39 Polycythemia Abnormally high percentage of RBC’s (high hematocrit) Abnormally high percentage of RBC’s (high hematocrit) Rare disorder; typically in people over 50 Rare disorder; typically in people over 50 No cure but can be treated No cure but can be treated Can be caused by: Can be caused by: Unregulated increase in RBC production Unregulated increase in RBC production Tissue hypoxia Tissue hypoxia Dehydration Dehydration Blood doping - athlete training at high altitudes to increase RBC production Blood doping - athlete training at high altitudes to increase RBC production Makes it harder to pump blood through the body because it’s thicker Makes it harder to pump blood through the body because it’s thicker Increases risk of thrombosis Increases risk of thrombosis

40 Polycythemia Signs and symptoms Signs and symptoms Bleeding abnormalities Bleeding abnormalities. epistaxis, spontaneous bruising, GI bleeding Headache, dizziness, blurred vision Headache, dizziness, blurred vision Itching Itching Severe cases with congestive heart failure Severe cases with congestive heart failure Treatment Treatment Supportive Supportive. IV - O 2 - monitor Hospital treatment - phlebotomy (“blood letting”) to remove excess red blood cells Hospital treatment - phlebotomy (“blood letting”) to remove excess red blood cells

41 Diseases of White Blood Cells (WBC’s) White blood cells are body’s principal defense system against infection White blood cells are body’s principal defense system against infection Problems could include: Problems could include: Leukopenia/neutropenia Leukopenia/neutropenia. decrease in number of WBC’s Leukocytosis Leukocytosis. increase in number of circulating WBC’s. could indicate: bacterial infection, rheumatoid arthritis, DKA, leukemia, pain, excercise Leukemia Leukemia Lymphomas Lymphomas

42 Leukemia Malignant disease (cancer) of blood forming tissue Malignant disease (cancer) of blood forming tissue Classifications Classifications Acute lymphocytic leukemia (ALL) Acute lymphocytic leukemia (ALL). primarily of children and young adults Acute myelogenous leukemia (AML) Acute myelogenous leukemia (AML). primarily of older people in their 60’s and 70’s Chronic lymphocytic leukemia (CLL) Chronic lymphocytic leukemia (CLL). primarily of older people in their 60’s and 70’s Chronic myelogenous leukemia (CML) Chronic myelogenous leukemia (CML). occurs in children and adults

43 Leukemia Common presentations: Common presentations: moderate to severe anemia moderate to severe anemia abnormal decrease in platelets abnormal decrease in platelets patient appears acutely ill; febrile, weak, & fatigued; lymph node enlargement; history of weight loss & anorexia; enlarged liver & spleen with abdominal tenderness; tender sternum patient appears acutely ill; febrile, weak, & fatigued; lymph node enlargement; history of weight loss & anorexia; enlarged liver & spleen with abdominal tenderness; tender sternum Common complication - infection Common complication - infection primarily due to low number of circulating neutrophils (main blood component protecting against bacterial or fungal infection) primarily due to low number of circulating neutrophils (main blood component protecting against bacterial or fungal infection)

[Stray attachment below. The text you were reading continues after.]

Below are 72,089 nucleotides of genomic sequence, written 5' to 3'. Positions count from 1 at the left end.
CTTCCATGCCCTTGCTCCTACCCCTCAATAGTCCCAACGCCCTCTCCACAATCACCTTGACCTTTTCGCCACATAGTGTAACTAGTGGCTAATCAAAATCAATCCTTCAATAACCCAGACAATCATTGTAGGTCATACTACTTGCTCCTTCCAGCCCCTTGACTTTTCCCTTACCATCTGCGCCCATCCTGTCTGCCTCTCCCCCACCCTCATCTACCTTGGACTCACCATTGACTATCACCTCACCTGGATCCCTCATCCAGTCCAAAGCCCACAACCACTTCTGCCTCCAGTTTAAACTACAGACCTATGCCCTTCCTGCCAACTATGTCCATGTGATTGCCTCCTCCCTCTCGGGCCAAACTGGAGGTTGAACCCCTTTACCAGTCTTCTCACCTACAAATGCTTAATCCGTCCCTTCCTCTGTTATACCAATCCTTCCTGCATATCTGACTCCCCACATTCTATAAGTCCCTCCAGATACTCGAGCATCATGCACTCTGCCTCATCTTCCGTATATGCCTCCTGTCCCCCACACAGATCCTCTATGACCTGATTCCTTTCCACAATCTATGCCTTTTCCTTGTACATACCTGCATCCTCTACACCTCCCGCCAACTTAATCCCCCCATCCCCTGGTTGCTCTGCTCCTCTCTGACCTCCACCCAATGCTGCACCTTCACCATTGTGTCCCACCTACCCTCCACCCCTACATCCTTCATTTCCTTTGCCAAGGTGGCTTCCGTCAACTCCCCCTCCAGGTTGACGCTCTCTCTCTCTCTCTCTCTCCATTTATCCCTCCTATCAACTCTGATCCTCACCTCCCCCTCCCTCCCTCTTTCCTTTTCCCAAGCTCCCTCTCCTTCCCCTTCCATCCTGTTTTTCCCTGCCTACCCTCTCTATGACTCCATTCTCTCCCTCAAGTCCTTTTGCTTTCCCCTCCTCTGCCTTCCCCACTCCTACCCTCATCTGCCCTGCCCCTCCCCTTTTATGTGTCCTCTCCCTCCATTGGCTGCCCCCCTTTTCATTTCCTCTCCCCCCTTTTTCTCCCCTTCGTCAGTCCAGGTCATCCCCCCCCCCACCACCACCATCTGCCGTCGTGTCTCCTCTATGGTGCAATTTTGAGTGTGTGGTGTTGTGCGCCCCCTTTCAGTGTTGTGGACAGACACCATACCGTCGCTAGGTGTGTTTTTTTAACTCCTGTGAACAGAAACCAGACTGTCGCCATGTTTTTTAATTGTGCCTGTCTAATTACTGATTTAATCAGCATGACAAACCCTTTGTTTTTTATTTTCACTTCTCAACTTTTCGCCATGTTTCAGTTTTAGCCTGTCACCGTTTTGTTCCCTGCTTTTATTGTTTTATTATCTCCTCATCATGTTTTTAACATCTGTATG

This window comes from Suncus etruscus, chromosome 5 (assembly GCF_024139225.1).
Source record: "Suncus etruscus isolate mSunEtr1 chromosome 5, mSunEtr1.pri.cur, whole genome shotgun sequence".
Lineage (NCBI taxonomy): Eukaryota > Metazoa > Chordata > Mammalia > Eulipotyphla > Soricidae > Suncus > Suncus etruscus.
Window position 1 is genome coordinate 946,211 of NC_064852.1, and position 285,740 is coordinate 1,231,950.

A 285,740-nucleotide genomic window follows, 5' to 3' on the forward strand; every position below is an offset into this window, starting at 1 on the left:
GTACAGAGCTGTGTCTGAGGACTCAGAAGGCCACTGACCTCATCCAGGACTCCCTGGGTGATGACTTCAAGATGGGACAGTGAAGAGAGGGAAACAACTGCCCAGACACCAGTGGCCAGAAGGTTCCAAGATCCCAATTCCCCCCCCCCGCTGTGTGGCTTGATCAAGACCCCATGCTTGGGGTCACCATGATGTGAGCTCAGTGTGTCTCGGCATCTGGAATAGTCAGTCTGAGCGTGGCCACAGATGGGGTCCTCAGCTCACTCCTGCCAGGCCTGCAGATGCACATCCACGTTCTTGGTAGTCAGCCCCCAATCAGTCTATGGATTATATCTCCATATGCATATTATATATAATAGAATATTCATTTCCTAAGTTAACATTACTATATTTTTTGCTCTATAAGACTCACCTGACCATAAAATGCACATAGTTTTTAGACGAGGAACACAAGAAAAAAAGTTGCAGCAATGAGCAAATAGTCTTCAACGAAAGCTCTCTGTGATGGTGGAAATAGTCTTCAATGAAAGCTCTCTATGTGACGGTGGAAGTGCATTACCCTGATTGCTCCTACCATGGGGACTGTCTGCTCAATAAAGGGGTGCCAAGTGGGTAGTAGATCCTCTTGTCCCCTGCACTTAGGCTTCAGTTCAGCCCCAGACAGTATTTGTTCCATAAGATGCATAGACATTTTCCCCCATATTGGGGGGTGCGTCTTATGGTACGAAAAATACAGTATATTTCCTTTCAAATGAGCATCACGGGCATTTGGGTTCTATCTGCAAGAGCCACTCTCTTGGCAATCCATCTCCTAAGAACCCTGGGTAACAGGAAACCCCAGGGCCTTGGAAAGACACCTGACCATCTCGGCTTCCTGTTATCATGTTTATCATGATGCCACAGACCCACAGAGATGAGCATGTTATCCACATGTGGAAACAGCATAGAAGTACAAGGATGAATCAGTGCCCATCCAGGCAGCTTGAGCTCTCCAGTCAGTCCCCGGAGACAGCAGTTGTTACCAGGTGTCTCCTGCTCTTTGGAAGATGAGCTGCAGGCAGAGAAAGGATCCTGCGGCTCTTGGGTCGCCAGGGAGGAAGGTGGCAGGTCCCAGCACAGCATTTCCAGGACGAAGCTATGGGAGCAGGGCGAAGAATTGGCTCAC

44 Leukemia & EMS Care Patient at risk for infection Patient at risk for infection Isolation techniques (gloves and masks) to prevent spread of your germs to the patient Isolation techniques (gloves and masks) to prevent spread of your germs to the patient Care primarily supportive Care primarily supportive Position of comfort Position of comfort Oxygen via nonrebreather mask if needed Oxygen via nonrebreather mask if needed IV (fluid bolus if patient is dehydrated) IV (fluid bolus if patient is dehydrated) Analgesics (ie: morphine) for pain Analgesics (ie: morphine) for pain

45 Lymphomas Cancer of the lymphatic system Cancer of the lymphatic system Most prominent in the lymph nodes Most prominent in the lymph nodes Malignant lyphoma classification: Malignant lyphoma classification: Hodgkin’s lymphoma Hodgkin’s lymphoma. 7,500 diagnosed annually in USA. long-term survival better. treatable with radiation, chemotherapy, or both. can be curable Non-Hodgkin’s lymphoma Non-Hodgkin’s lymphoma. 40,000 diagnosed annually in USA. cure rate depends on type of lymphoma identified

46 Lymphoma Presenting signs & symptoms Presenting signs & symptoms may report fever, night sweats, anorexia, weight loss, fatigue, itching may report fever, night sweats, anorexia, weight loss, fatigue, itching many with Hodgkin’s have no symptoms many with Hodgkin’s have no symptoms non-Hodgkin’s most commonly have swollen lymph nodes non-Hodgkin’s most commonly have swollen lymph nodes Field treatment Field treatment supportive supportive consider IV, O 2, pain control if necessary consider IV, O 2, pain control if necessary isolation techniques isolation techniques gloves & mask gloves & mask

47 Diseases of Platelets & Blood Clotting Abnormalities Thrombocytosis - increased platelets Thrombocytosis - increased platelets patients usually asymptomatic patients usually asymptomatic Thrombocytopenia - decrease in platelets Thrombocytopenia - decrease in platelets easy bruising & bleeding easy bruising & bleeding Hemophilia Hemophilia absence of protein necessary for blood clotting absence of protein necessary for blood clotting von Willebrand’s disease von Willebrand’s disease inherited disease affecting both sexes inherited disease affecting both sexes excessive bleeding after injury or surgery excessive bleeding after injury or surgery aspirin contraindicated aspirin contraindicated